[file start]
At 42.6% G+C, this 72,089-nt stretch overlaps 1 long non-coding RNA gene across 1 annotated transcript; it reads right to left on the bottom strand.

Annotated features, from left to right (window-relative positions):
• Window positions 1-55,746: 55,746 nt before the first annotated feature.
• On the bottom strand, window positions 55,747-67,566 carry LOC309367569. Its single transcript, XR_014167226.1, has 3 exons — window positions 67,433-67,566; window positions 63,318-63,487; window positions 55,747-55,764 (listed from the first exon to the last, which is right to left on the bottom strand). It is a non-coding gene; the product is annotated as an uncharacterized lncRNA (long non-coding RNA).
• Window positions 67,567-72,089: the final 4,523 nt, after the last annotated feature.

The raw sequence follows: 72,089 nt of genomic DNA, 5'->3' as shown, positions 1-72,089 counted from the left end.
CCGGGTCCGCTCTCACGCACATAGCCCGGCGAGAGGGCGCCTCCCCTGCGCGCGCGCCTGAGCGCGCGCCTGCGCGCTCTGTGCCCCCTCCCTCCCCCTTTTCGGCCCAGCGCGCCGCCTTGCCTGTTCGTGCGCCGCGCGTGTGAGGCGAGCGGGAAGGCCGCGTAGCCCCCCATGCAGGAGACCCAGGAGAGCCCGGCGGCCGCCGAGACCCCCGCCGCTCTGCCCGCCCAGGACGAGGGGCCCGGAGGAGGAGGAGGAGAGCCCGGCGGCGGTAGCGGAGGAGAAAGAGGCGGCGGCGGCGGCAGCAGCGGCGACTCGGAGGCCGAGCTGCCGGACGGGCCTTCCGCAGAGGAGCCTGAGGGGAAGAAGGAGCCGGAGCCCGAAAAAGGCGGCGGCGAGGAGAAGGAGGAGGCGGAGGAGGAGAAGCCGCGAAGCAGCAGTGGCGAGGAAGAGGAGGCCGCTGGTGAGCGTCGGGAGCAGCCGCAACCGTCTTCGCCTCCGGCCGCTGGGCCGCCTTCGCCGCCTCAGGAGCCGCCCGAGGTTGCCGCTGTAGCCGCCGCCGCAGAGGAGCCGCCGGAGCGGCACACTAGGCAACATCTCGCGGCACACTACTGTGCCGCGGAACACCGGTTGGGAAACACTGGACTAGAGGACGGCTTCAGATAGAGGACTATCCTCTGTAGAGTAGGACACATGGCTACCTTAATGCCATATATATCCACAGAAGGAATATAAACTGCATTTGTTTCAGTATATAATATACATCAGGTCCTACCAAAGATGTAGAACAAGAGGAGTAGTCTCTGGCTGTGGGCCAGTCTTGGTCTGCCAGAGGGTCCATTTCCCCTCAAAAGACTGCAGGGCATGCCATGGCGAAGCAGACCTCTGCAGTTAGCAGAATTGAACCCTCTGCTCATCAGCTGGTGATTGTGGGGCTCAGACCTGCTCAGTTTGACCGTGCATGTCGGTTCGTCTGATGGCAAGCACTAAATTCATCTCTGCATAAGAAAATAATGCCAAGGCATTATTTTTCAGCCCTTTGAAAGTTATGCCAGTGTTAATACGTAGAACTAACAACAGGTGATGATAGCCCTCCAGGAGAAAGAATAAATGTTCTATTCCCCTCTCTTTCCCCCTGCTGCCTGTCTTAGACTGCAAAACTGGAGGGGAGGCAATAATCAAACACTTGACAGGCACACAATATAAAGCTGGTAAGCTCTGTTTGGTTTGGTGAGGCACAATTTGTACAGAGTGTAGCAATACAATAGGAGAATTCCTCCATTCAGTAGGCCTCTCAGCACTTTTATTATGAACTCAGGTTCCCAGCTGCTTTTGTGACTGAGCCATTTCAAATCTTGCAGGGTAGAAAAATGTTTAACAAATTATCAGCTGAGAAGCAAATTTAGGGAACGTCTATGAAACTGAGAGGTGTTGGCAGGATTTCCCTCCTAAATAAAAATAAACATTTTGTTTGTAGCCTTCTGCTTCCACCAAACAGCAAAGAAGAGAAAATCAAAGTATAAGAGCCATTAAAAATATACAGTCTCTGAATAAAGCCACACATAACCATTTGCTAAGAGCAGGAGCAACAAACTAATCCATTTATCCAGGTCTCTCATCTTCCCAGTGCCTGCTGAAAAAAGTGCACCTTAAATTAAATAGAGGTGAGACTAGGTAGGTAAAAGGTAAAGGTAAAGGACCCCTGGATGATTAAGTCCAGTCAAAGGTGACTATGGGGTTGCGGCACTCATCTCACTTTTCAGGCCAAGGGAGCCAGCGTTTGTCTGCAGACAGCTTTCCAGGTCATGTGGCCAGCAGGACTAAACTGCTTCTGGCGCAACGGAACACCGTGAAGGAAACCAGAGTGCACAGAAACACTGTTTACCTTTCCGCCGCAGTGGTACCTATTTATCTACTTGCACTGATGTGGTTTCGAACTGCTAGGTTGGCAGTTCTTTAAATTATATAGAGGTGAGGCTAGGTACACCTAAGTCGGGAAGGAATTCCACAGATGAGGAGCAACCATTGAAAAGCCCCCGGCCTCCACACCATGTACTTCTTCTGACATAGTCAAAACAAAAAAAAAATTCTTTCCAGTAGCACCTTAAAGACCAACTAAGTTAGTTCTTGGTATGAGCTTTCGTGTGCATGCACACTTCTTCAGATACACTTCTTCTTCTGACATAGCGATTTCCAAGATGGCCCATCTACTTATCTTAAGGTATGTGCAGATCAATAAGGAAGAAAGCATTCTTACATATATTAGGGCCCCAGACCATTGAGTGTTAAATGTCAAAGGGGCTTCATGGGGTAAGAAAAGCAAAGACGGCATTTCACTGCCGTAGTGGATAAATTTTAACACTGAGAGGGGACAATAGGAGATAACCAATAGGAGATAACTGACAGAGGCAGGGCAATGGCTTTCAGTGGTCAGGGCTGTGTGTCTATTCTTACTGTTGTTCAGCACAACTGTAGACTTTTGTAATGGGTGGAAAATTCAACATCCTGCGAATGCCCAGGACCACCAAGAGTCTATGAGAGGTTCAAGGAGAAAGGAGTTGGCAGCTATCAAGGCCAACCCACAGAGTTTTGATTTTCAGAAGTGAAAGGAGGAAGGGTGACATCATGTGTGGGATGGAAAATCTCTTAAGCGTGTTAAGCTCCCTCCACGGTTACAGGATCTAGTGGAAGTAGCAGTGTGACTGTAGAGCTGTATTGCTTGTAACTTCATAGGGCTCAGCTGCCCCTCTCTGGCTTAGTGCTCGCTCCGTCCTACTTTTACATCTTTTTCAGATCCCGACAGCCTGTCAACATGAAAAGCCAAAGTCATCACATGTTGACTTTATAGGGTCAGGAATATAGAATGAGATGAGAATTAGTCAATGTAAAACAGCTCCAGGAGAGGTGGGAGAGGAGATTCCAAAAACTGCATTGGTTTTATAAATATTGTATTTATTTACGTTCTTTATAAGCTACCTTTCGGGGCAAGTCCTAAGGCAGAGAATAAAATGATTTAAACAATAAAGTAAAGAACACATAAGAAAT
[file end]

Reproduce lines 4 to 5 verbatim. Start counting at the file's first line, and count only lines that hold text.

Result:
• On the bottom strand, window positions 55,747-67,566 carry LOC309367569. Its single transcript, XR_014167226.1, has 3 exons — window positions 67,433-67,566; window positions 63,318-63,487; window positions 55,747-55,764 (listed from the first exon to the last, which is right to left on the bottom strand). It is a non-coding gene; the product is annotated as an uncharacterized lncRNA (long non-coding RNA).
• Window positions 67,567-72,089: the final 4,523 nt, after the last annotated feature.